Abstract: Albert Namatjira gained public acclaim for his art at a time when Aboriginal people were excluded from full citizenship in Australia. His narrative provides a context to analyse the human impact of the assimilation policy and the official control exercised over Aboriginal lives, and how these were rationalised within the institutional bureaucracy. This paper examines the reasons for his popular success and analyses the discourse to reveal the racist assumptions that underpinned much of the artistic criticism Namatjira’s work received. This paper demonstrates that the legacy of control and exploitation over Aboriginal artists from the Hermannsburg School is not confined to the past, and concludes that Namatjira’s own legacy is profoundly important for the identity of modern Australia.
‘Say to yourself: do I want to be a doormat?’ Ageing Indigenous Australian women’s reflections on gender roles and agency— Tinashe Dune, Rubab Firdaus, Virginia Mapedzahama, Vanessa Lee, Jo Stewart, Wendy Tronc and Tensae Mekonnen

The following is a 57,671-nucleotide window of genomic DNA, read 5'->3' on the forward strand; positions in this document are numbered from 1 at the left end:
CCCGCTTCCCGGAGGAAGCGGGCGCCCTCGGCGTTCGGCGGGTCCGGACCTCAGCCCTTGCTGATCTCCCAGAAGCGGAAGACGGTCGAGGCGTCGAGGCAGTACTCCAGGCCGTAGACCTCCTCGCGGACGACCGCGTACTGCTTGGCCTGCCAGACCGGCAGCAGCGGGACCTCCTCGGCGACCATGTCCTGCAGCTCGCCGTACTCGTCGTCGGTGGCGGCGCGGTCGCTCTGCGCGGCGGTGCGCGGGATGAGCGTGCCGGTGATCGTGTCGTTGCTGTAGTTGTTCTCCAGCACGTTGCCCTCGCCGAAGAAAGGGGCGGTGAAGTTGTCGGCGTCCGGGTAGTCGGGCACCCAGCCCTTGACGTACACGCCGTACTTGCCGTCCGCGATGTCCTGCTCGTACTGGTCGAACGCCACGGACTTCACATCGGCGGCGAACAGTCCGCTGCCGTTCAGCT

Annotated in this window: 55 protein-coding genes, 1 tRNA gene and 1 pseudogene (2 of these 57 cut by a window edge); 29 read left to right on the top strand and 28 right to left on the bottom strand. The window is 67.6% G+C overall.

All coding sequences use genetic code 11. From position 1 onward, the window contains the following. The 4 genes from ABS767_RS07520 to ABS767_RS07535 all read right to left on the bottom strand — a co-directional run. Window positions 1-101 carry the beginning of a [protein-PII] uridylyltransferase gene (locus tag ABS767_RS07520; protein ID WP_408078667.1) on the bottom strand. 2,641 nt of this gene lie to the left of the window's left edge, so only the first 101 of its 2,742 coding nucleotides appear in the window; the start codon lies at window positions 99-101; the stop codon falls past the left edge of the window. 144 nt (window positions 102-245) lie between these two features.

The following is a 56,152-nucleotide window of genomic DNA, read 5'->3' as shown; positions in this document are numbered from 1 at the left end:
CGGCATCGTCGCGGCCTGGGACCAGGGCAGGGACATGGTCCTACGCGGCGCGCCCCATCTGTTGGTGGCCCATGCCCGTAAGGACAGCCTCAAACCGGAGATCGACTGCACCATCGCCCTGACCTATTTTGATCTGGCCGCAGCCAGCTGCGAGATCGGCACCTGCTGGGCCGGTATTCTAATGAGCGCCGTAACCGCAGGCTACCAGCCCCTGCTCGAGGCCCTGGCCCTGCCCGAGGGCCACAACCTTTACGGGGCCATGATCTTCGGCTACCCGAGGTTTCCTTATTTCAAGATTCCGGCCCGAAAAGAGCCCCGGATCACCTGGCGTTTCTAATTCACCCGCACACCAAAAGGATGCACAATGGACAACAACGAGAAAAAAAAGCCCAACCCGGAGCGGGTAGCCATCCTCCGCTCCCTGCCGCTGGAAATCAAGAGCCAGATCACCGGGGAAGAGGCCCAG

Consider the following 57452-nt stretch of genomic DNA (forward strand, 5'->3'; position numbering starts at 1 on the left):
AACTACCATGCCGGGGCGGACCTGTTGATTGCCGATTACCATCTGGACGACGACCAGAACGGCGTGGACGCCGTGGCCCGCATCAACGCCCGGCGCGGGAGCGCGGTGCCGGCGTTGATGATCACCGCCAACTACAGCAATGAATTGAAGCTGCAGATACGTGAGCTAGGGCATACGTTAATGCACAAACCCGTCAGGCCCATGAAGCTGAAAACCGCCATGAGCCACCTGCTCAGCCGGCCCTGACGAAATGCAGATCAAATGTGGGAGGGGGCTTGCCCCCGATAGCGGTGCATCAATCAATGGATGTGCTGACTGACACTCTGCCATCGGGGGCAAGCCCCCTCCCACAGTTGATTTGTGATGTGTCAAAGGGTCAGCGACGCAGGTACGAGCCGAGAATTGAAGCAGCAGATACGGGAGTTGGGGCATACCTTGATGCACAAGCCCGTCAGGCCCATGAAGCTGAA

Abstract: Little is known about the restorative outcomes of Indigenous resilience borne through personal and community agency among Indigenous Australian women. This is particularly true of the agency of Indigenous women who often overcome the trap of colonial and postcolonial gender roles that ensnare women in limiting constructions of femininity — a situation that often becomes more restrictive as women age. This paper addresses this gap in the literature by presenting findings on how ageing Indigenous Australian women talk about their own agency and gender role performance. The main themes relating to the women’s gender roles included their roles as mothers, wives, cultural custodians, grandmothers, carers of self, community workers and income earners. Agency included a number of themes: for oneself, changes over time, for others, barriers, facilitators and catalysts. The data generated from the focus groups give an insight of indigeneity and indicate a deep sense of community engagement, resilience and agency in the lives of Indigenous women and how these roles adapted over time to contemporary circumstances.